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Sudden Infant Death Syndrome (SIDS) and Sudden Unexpected Infant Death (SUID): Home

Sudden Unexpected Infant Death (SUID)

Each year in the United States, more than 4,500 infants die suddenly of no obvious cause. Half of these Sudden Unexpected Infant Deaths (SUID) are due to Sudden Infant Death Syndrome (SIDS), the leading cause of SUID and of all deaths among infants aged 1–12 months.

If you or someone you know has experienced the loss of a baby, whether during pregnancy or after birth, visit
First Candle—SIDS Alliance*

Sudden Infant Death Syndrome (SIDS)

Sudden Infant Death Syndrome (SIDS) is defined as the sudden death of an infant less than one year of age that cannot be explained after a thorough investigation is conducted, including a complete autopsy, examination of the death scene, and review of the clinical history.

SIDS is the leading cause of death among infants aged 1–12 months, and is the third leading cause overall of infant mortality in the United States. Although the overall rate of SIDS in the United States has declined by more than 50% since 1990, rates have declined less among non-Hispanic Black and American Indian/Alaska Native infants. Preventing SIDS remains an important public health priority.

Help For Families When An Infant or Young Child Dies* Sudden Unexplained Death in Childhood (SUDC) Program. This brochure outlines for families—
  • How the medical examiner and coroner process works.
  • Defines the roles of the professionals that may be involved.
  • Provides time estimates for the investigation process.
  • Provides national resources.

Examples of different types of SUID are SIDS, suffocation, poisoning, falls, and others graphic.

For a medical examiner or coroner to determine the cause of the death, an investigator needs to conduct a thorough investigation including examination of the death scene and a review of the infant’s clinical history. A complete autopsy needs to be performed, ideally using information the investigator has gathered. Even when a thorough investigation is conducted, it may be difficult to separate SIDS from other types of sudden unexpected infant deaths, especially accidental suffocation in bed.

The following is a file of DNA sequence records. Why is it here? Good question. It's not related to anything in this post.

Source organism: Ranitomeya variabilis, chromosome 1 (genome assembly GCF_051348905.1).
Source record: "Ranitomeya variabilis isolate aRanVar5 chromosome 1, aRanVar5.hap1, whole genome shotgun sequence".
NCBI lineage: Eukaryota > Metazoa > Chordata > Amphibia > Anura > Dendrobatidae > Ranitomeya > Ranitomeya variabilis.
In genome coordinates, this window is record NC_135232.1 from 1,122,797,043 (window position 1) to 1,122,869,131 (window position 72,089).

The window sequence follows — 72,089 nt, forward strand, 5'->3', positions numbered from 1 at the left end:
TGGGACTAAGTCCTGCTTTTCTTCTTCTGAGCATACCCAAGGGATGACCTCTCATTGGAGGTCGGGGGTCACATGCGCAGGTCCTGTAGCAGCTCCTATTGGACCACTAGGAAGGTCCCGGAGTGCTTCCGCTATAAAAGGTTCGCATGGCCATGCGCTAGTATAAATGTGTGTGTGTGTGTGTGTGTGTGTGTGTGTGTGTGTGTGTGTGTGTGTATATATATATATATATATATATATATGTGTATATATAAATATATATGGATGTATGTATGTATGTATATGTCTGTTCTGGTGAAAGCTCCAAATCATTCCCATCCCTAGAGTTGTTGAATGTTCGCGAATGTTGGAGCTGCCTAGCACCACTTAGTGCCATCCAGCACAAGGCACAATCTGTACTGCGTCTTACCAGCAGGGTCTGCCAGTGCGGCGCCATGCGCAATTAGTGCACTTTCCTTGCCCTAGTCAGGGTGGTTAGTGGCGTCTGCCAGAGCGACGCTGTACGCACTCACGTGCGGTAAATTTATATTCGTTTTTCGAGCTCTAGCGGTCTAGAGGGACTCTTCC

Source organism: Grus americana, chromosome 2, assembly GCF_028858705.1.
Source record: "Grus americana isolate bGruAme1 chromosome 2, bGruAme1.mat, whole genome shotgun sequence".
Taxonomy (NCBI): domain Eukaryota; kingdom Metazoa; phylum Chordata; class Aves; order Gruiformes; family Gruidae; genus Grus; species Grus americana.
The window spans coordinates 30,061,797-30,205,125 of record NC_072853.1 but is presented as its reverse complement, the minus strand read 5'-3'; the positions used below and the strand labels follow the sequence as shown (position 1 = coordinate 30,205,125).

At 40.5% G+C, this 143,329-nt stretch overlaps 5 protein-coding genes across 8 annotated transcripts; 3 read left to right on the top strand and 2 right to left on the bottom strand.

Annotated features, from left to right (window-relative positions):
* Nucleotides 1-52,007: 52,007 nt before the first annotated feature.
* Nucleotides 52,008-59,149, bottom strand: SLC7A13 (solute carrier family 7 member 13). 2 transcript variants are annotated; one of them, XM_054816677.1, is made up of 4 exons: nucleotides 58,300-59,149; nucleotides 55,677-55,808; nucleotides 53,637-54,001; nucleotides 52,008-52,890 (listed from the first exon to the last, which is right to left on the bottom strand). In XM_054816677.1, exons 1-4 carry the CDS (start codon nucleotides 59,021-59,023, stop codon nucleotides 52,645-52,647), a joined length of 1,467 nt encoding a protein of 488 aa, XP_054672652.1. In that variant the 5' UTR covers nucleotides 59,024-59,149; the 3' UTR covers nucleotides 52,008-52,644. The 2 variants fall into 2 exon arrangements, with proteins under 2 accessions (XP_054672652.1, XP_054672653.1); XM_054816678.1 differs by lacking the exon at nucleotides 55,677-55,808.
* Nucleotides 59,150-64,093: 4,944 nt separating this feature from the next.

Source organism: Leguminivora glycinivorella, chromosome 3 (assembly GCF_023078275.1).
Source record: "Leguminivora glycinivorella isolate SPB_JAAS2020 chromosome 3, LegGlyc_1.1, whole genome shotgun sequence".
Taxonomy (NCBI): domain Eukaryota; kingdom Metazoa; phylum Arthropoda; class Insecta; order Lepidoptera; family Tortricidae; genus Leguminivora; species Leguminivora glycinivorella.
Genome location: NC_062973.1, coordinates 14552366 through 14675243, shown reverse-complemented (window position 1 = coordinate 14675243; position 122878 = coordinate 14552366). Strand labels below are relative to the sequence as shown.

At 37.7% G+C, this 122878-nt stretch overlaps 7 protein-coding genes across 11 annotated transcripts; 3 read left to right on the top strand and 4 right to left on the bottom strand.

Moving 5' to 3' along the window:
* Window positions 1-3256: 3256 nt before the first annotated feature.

Sudden unexpected infant deaths are defined as infant deaths that occur suddenly and unexpectedly, and whose manner and cause of death are not immediately obvious prior to investigation.

After a thorough death scene investigation, review of medical records and a complete autopsy, many of these sudden unexpected infant deaths may be explained. Poisoning, metabolic disorders, hyper or hypothermia, neglect and homicide, and suffocation are all explainable causes of SUID. SIDS and cause unknown are examples of those that remain unexplained SUID.

Selected Resources

American Academy of Pediatrics (AAP)*

National Institiue and Child Health and Human Development (NICHD): Sudden Infant Death Syndrome (SIDS)

Back-to-Sleep Campaign

Bedtime Basics from First Candle: A program of the National Campaign for Cribs*

Healthy Childcare America Back to Sleep Campaign: American Academy of Pediatrics*

Cribs for Kids: A National Safe Sleep Program*

Sudden Unexplained Death in Childhood*

SIDS Support and Bereavement*

SIDS and Vaccination

Search PubMed for articles on SIDS
This search is being conducted on PubMed an NLM/NIH service.

Links to non-Federal organizations found at this site are provided solely as a service to our users. These links do not constitute an endorsement of these organizations or their programs by CDC or the Federal Government, and none should be inferred. The CDC is not responsible for the content of the individual organization Web pages found at these links.


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Page last reviewed: 10/24/08
Page last modified: 10/24/08
Content source: Division of Reproductive Health, National Center for Chronic Disease Prevention and Health Promotion

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